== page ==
Regino Gonzales | Juxtaposition of Flora and Fauna
The artist known as RG intertwines Japanese and American style tattooing, taking traditional characteristics and marrying them in the twenty- first century. The samurai weds the flapper, creating a union that surpasses stylistic boundary and makes some beautiful babies. There is a lot going on in RG’s work, but never does it become convoluted- the blend of influences does not clash with the composition, but complements it.
RG’S tattoos sometimes move in a hundred different directions, yet this mobility does not disrupt the flow of the piece. On the contrary, it shows immense talent in taming the needle and flow of ink. Japanese composition is prevalent in his work, often highlighting traditionally American content. In one back piece, a bald eagle rears its head in mid-wail against a backdrop of dragon scales, outlining the cultural overlap. Black- haired women with powdered cheeks, so lost and undoubtedly American, intersperse his body of work just as much as geishas and masked oni demons do.
Another factor that points to RG’s irezumi influence is his juxtaposition of flora and fauna. The Japanese regard for nature is implied in the unconventional organisms he often portrays. I love the baleen whale, surrounded by what looks like algae, suspended and titillating in water and skin. The shark making its way up an arm, fleshy underbelly in full view, makes a lasting impression of endurance. Some of the designs are geometric, marked by sharp line work, while others are a patchwork of pattern and texture. On a slightly different note, RG is also a master of portraits featuring religious figures, rendering intricate scenes of Virgin Marys with their eyes turned towards God.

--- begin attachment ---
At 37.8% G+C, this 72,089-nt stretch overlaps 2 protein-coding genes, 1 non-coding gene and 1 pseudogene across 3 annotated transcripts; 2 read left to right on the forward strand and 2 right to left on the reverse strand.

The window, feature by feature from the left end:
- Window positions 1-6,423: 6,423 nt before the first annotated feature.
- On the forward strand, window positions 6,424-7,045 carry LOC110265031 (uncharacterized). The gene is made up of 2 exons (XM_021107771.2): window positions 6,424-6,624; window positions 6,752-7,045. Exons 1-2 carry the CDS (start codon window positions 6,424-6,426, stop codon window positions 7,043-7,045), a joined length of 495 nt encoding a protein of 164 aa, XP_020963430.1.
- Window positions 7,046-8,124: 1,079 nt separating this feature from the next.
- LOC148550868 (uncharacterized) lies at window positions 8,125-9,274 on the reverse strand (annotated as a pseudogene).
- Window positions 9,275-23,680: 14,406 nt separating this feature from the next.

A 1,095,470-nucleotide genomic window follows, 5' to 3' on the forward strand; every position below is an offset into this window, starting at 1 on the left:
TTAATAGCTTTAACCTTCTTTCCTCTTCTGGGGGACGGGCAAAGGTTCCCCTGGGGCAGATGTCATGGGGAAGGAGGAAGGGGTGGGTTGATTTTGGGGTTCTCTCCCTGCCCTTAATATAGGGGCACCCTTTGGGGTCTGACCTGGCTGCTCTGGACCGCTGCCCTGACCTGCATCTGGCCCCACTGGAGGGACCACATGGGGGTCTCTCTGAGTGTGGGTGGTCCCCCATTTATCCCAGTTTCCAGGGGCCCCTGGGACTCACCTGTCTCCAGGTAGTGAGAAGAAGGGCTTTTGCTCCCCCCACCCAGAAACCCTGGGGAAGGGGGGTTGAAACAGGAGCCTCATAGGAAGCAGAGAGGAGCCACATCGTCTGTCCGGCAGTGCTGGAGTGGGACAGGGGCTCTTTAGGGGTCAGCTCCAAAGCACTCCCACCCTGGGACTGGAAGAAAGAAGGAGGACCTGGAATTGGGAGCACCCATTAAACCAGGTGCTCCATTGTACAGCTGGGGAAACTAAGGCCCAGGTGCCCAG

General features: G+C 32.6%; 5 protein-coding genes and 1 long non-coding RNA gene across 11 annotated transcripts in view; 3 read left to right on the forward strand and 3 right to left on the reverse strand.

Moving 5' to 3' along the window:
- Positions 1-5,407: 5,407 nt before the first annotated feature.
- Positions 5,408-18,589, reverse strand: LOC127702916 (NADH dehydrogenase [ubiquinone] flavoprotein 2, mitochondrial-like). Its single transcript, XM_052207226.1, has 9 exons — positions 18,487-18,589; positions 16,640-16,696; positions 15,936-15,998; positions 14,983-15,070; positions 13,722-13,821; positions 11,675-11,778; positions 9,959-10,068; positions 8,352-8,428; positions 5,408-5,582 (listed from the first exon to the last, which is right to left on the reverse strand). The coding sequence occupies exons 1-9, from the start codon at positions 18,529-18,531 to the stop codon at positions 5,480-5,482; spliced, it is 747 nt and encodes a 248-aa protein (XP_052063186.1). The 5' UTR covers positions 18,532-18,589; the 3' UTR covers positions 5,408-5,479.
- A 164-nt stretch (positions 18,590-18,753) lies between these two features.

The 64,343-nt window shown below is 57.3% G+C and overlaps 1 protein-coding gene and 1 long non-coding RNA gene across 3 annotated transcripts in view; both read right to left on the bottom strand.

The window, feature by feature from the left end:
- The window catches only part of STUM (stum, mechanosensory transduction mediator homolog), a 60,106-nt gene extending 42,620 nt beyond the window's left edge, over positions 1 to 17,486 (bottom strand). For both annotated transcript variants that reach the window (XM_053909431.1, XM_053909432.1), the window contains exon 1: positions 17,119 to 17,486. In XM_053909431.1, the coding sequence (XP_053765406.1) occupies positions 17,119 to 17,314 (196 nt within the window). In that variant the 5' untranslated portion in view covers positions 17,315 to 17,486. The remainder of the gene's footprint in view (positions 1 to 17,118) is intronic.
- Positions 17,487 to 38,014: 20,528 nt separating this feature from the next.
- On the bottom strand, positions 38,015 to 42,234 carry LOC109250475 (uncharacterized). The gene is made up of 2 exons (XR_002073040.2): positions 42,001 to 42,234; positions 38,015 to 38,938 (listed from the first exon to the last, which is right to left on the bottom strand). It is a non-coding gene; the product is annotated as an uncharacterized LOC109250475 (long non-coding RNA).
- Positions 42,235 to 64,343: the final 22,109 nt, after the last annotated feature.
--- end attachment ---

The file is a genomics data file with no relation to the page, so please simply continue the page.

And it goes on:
RG’s work is alchemy, welding and meshing influence and technique to produce creative gold like no other. Most importantly, it remains original, simultaneously contributing to the evolving nature of the tattoo and giving us something to marvel at. RG works out of Invisible NYC.